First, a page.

He clicked his penknife shut and leaned forward with that schemey shine in his eye. “I’ll teach you how to ride in secret. See, here’s the plan. We teach you to ride and then just before the race they’ll say ‘but John can’t ride’, you can just say, ‘Hmmm, maybe this isn’t so hard let me give it a try’. Then you pop up on a bike and toodle around like it’s the first time you’ve ever done it. They’ll all fall over.” Alec loved springing surprises almost as much as secrets. He liked to imagine doing and learning things that no one would know about until he was ready tell. Mom said that’s how he learned to talk. One day he blabbed out a whole sentence after never saying a word.
“You think they’d let us go?”
He shrugged. “What choice will they have? They’ll be so impressed that they won’t be able to say no.”
The idea of learning to ride in secret sounded exciting. Still scary, too. Surprising Mom and Kate and everyone maybe was worth falling off a couple of times. Not that I wanted to fall off. “You won’t let go, will you?”
“Everybody falls off a bike, John.”
“That doesn’t mean I want to.”
“But the beauty part is that down on the boardwalk if you go off the edge, you’ll just fall in the sand. That won’t hurt.”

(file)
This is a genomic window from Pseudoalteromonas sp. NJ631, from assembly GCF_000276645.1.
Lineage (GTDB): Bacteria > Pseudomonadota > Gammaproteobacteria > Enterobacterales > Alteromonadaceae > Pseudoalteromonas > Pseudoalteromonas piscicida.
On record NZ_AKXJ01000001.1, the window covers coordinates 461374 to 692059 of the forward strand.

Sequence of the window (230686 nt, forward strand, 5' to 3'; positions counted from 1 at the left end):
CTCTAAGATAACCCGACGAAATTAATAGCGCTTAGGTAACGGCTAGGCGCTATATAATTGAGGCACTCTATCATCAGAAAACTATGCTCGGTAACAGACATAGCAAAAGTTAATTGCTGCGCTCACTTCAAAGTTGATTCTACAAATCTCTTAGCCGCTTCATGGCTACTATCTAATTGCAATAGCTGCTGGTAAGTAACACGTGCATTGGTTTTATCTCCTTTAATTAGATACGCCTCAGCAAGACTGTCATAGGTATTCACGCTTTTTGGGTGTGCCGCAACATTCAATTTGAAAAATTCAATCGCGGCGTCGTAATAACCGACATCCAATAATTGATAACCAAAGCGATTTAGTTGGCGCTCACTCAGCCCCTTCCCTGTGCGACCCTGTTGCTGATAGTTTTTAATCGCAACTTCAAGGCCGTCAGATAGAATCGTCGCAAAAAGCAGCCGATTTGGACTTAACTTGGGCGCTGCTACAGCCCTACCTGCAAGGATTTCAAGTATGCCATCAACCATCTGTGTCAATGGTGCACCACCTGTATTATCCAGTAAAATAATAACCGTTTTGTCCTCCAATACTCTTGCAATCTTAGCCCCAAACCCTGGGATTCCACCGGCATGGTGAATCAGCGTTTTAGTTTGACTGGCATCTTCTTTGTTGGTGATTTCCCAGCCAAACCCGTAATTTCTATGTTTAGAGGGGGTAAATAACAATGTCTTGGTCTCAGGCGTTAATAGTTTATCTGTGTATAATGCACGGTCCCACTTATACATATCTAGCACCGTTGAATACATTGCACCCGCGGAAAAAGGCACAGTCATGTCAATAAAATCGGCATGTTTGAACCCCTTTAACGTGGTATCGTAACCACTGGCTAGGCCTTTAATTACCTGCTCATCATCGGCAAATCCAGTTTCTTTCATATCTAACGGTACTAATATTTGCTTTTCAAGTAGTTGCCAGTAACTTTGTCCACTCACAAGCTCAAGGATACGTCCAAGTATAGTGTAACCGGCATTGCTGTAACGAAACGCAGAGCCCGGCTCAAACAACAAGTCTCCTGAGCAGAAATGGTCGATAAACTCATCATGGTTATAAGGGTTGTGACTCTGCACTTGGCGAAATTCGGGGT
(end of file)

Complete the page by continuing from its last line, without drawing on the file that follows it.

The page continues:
“Says you. What’ll we use for bikes? All we’ve got are those old junkers and anyway they’re too big for me.”
Alec flashed his sly smile again. His noodle was working harder than Simon bar Sinister’s. “I thought of that. For learning, we’ll borrow Chris’s bike. It’s not too big. Then, while you’re learning - - - we’ll build one! We could build our own two-seater like we always wanted to!” He made it sound like he knew where to find buried treasure. All we had to do was tighten a screw and pump up the tires and it was done.
Personally, I didn’t think we could fix that pile of rusty broken bikes if we had magic dust. And make a two seater? Forget it. But that never stopped Alec. He was already winning the race and listening to the cheering crowd before he had a bike or a partner who could ride. That made me think up a whole new problem. “How do you know we can enter a two-seater?” I asked.
“It doesn’t say we can’t.”
I looked at the entry form again. It didn’t say anywhere that you couldn’t ride whatever bike you wanted. But I wasn’t so sure about two kids on one bike.
“Let’s start building now.” he said and there was no turning back.